One of the key business tax provisions of President Biden’s American Rescue Plan Act (ARPA) of 2021 as mentioned in our March 11th alert was a doubling of the Employee Retention Credit (ERC) for 2021 to $28,000 per employee and an expansion of the Paycheck Protection Program (PPP) program.
Employee Retention Credit (ERC) Updates
The ERC, enacted in the CARES Act, was ignored by PPP borrowers until the Consolidated Appropriations Act allowed taxpayers to obtain both a PPP loan and claim the credit.
Under the new legislation, an employer who receives a PPP loan, and the loan is forgiven, is eligible to take the ERC in 2020 and 2021.
The ARPA extends the ERC through December 31, 2021 which now allows businesses to claim an ERC payroll tax credit of up to $7,000 per employee per quarter or $28,000 per employee for the entire year – more than five times the benefit available in 2020!
In order to qualify for the ERC, a company must experience either partially or fully suspended operations due to restrictions imposed by the government or a significant decline in gross receipts.
For 2020, a “significant decline” in gross receipt occurs if an employer’s gross receipts for a given quarter are less than 50% of its gross receipts for the same calendar quarter in 2019. However, for 2021 an eligible quarter only requires a decline in gross receipts of more than 20% as compared to the same applicable quarter in 2019.
The ARPA created a new tax provision for “recovery start-up businesses” (“RSBs”) that began carrying on a trade or business after February 15, 2020. An RSB meets the ERC eligibility test even if it does not meet the ERC requirement of either suspended operations or a significant decline in gross receipts. In order to qualify, the RSB must have average annual receipts under $1,000,000 and the ERC is limited to $50,000 per quarter.
Another new category of eligibility is “severely financially distressed employers,” which the ARPA defines as companies experiencing a gross receipts reduction of more than 90% as compared to the same quarter in 2019.
Like current ERC rules, an election is available to use the immediately preceding calendar quarter (sans 2020) for purposes of the gross receipts test. For example, for purposes of determining eligibility for the second quarter of 2021 under the gross receipts decline test, an employer may elect to compare the first quarter of 2021 to the first quarter of 2019.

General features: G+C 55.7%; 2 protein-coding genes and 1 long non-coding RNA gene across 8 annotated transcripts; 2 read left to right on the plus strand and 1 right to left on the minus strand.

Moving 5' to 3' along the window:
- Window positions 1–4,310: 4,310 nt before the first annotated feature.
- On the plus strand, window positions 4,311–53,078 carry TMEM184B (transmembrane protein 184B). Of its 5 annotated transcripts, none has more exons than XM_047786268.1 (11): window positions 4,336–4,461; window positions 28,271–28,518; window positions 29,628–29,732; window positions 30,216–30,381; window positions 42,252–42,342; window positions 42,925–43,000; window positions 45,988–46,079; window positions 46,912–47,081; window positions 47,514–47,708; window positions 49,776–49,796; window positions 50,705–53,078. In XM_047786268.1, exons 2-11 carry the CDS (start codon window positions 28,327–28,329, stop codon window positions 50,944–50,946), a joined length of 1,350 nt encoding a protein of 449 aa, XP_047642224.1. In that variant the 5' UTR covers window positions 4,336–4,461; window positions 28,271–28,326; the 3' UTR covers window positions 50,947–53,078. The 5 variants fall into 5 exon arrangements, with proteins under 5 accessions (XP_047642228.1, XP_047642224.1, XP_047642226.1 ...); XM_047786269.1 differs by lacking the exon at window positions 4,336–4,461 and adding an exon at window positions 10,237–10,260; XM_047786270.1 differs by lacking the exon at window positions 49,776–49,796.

A financially devastated employer who meets this test would be able to treat all wages paid to employees during the applicable quarter as qualified wages, even if it exceeds the 500 full-time employee ceiling.
The ARPA changes to the ERC are effective for calendar quarters after June 30, 2021 and the IRS statute of limitations on assessing amounts attributable to the ERC is extended from three to five years.
In December, U.S. Congress passed a $900 billion coronavirus relief bill which provided a second round of Paycheck Protection (PPP) loans in the amount of $284 billion and expanded the loan eligibility to 501(c)(6) non-profit organizations and includes loan set-asides for very small businesses (10 or fewer employees) and community-based lenders.
Now, the ARPA provides an additional $7.25 billion in PPP funding for both initial and second draw loans and expands the program to include more nonprofits and digital media companies.
Large nonprofits with multiple locations may now apply for PPP loans if each location employs no more than 500 employees per physical location. Under the ARPA, Sections 501(c)(5) labor organizations, 501(c)(7) social and recreational clubs, and 501(c)(8) fraternal benefit societies also are now eligible for the PPP.
The ARPA also adds a new category of nonprofit entities eligible for PPP loans called an “additional covered nonprofit entity,” which is defined as a nonprofit entity (other than 501(c)(3), (4), (6), and (19) organizations) (1) that does not receive more than 15% of its gross receipts from lobbying activities, (2) whose lobbying activities are not more than 15% of the total activities of the organization and the cost of lobbying activities does not exceed $1 million during the most recent tax year that ended prior to February 15, 2020, and (3) that does not employ more than 300 employees.
A digital media company that employs not more than 500 people per physical location and is able to certify in good faith that it is an internet-only news publisher or internet-only periodical publisher engaged in the collection and distribution of local or regional and national news and information also is now eligible to apply for a PPP loan.
These applicants also will need to include a good-faith certification that the proceeds of the PPP loan will be used to cover expenses related to the organization’s component that supports local or regional news.
The effective date for these changes is March 11, 2021 and currently the PPP program is scheduled to close March 31, 2021. However, Congress is expected to extend the PPP loan application deadline to May 31, 2021.
Please reach out to your RINA professional to help assess your eligibility for the ERC and/or a PPP loan. We invite you to contact RINACARESTeam@rina.com for further information and assistance.